Because the movie is aimed squarely at a younger set, the action is dumbed down. The fact that Jack’s team (which included his fiancee, by the way) had been killed by his own brother could have been explored in greater depth, but it was glossed over, the filmmakers not wanting anything unpleasant for the tykes in the audience to dwell on. Mostly everyone acts like buffoons, and the comedy, such as it is, is of the pee-pee doo-doo ca-ca variety, as one of my writing teachers used to identify the style.
This very much has the look and feel of a Saturday morning made-for-TV movie, something that might have aired on the Disney channel or Nickelodeon (and it probably will anyway). Young kids who are not so discerning (and I’m talking of the four to six-year-old variety) will probably get a kick out of it, while their parents will spend their time eagerly anticipating the end credits. That’s a shame, because there are some nice elements here, enough so that they could have made a decent movie of it in better hands. Director Pete Hewitt (whose previous movie was Garfield which should tell you all you need to know) needs to go back to the drawing board and rethink this one. Incidentally, the movie was released theatrically as Zoom but was retitled for the DVD release on perhaps the hopelessly insane chance that the audience might not recognize it.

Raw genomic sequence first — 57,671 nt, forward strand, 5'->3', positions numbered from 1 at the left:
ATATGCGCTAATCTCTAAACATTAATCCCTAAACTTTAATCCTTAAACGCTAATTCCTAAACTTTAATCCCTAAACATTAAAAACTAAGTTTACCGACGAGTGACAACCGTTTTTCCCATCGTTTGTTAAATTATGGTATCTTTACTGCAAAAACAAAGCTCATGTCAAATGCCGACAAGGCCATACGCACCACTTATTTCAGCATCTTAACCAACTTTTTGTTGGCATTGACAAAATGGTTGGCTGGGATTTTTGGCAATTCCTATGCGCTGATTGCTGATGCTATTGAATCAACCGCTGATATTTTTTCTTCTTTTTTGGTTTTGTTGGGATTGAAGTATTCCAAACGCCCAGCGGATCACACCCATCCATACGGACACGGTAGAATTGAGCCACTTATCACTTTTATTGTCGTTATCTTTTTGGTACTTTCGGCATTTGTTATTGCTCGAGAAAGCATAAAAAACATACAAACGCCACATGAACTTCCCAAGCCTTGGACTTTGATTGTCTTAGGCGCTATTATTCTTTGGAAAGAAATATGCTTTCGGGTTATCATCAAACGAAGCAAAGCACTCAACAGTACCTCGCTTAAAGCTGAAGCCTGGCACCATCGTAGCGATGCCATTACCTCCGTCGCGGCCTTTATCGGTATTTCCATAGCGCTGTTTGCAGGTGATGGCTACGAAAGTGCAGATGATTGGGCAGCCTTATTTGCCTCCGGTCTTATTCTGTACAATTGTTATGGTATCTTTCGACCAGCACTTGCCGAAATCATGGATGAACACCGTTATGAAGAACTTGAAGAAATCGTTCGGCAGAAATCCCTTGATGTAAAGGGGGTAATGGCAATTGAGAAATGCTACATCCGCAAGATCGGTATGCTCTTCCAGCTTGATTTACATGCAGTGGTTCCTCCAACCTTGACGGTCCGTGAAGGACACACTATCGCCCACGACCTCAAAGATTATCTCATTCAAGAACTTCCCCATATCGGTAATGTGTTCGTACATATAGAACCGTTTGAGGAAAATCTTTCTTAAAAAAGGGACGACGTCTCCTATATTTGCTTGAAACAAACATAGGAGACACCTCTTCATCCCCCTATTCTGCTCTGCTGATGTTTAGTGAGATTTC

WHY RENT THIS: Allen and Cox are at least pleasant. Some of the special effects are tolerable.
WHY RENT SOMETHING ELSE: Dumbed down for kids, the movie misses some real opportunities to explore complex themes. Newman is way annoying.
FAMILY VALUES: Some of the rumor is a little rude and of the toilet variety but otherwise okay for most kids.
TRIVIAL PURSUIT: A photo of the old Zenith team not only includes Allen and Zegers but also Alexis Bledel, Wilmer Valderrama and Devon Aoki.
NOTABLE DVD EXTRAS: There are a collection of four public service-type shorts aimed squarely at teaching youngsters good values.
BOX OFFICE PERFORMANCE: $12.5M on an unreported production budget (but one I would guess would be north of $50M); the movie was a major flop.
FINAL RATING: 4/10
TOMORROW: The Town
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Courtney Cox with her spouse are going through relationship tribulations. So I beg your pardon?. allow them to be and get on with their very own troubles.